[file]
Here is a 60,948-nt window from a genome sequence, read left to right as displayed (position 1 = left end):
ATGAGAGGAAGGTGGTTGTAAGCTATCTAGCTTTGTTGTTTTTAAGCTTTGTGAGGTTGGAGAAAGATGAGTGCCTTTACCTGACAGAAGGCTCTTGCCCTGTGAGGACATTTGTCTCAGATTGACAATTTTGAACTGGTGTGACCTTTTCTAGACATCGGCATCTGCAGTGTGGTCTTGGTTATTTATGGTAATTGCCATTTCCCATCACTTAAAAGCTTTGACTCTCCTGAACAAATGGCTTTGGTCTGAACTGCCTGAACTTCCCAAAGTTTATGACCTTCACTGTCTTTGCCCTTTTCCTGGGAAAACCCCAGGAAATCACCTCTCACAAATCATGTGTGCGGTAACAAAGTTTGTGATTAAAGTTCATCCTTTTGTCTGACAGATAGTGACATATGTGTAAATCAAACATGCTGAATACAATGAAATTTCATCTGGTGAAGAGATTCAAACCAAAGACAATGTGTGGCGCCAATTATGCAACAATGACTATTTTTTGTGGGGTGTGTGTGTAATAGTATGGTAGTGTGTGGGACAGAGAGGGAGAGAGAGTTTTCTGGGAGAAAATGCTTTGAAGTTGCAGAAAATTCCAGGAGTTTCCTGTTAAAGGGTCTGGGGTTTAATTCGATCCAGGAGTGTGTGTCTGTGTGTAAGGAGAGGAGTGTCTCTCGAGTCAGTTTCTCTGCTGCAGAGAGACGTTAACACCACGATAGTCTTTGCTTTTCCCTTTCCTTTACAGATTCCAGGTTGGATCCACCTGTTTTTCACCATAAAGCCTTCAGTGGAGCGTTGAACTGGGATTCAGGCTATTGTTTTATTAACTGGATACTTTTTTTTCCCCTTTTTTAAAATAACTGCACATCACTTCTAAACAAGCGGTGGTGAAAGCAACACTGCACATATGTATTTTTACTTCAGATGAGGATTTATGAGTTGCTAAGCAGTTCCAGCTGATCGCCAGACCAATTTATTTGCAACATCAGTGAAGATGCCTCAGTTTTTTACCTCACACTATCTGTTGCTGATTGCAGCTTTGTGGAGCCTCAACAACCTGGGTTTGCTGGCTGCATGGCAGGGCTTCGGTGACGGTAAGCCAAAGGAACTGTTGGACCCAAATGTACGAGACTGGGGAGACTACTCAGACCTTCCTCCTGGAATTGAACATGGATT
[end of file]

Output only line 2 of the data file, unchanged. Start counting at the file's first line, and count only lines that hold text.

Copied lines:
ATGAGAGGAAGGTGGTTGTAAGCTATCTAGCTTTGTTGTTTTTAAGCTTTGTGAGGTTGGAGAAAGATGAGTGCCTTTACCTGACAGAAGGCTCTTGCCCTGTGAGGACATTTGTCTCAGATTGACAATTTTGAACTGGTGTGACCTTTTCTAGACATCGGCATCTGCAGTGTGGTCTTGGTTATTTATGGTAATTGCCATTTCCCATCACTTAAAAGCTTTGACTCTCCTGAACAAATGGCTTTGGTCTGAACTGCCTGAACTTCCCAAAGTTTATGACCTTCACTGTCTTTGCCCTTTTCCTGGGAAAACCCCAGGAAATCACCTCTCACAAATCATGTGTGCGGTAACAAAGTTTGTGATTAAAGTTCATCCTTTTGTCTGACAGATAGTGACATATGTGTAAATCAAACATGCTGAATACAATGAAATTTCATCTGGTGAAGAGATTCAAACCAAAGACAATGTGTGGCGCCAATTATGCAACAATGACTATTTTTTGTGGGGTGTGTGTGTAATAGTATGGTAGTGTGTGGGACAGAGAGGGAGAGAGAGTTTTCTGGGAGAAAATGCTTTGAAGTTGCAGAAAATTCCAGGAGTTTCCTGTTAAAGGGTCTGGGGTTTAATTCGATCCAGGAGTGTGTGTCTGTGTGTAAGGAGAGGAGTGTCTCTCGAGTCAGTTTCTCTGCTGCAGAGAGACGTTAACACCACGATAGTCTTTGCTTTTCCCTTTCCTTTACAGATTCCAGGTTGGATCCACCTGTTTTTCACCATAAAGCCTTCAGTGGAGCGTTGAACTGGGATTCAGGCTATTGTTTTATTAACTGGATACTTTTTTTTCCCCTTTTTTAAAATAACTGCACATCACTTCTAAACAAGCGGTGGTGAAAGCAACACTGCACATATGTATTTTTACTTCAGATGAGGATTTATGAGTTGCTAAGCAGTTCCAGCTGATCGCCAGACCAATTTATTTGCAACATCAGTGAAGATGCCTCAGTTTTTTACCTCACACTATCTGTTGCTGATTGCAGCTTTGTGGAGCCTCAACAACCTGGGTTTGCTGGCTGCATGGCAGGGCTTCGGTGACGGTAAGCCAAAGGAACTGTTGGACCCAAATGTACGAGACTGGGGAGACTACTCAGACCTTCCTCCTGGAATTGAACATGGATT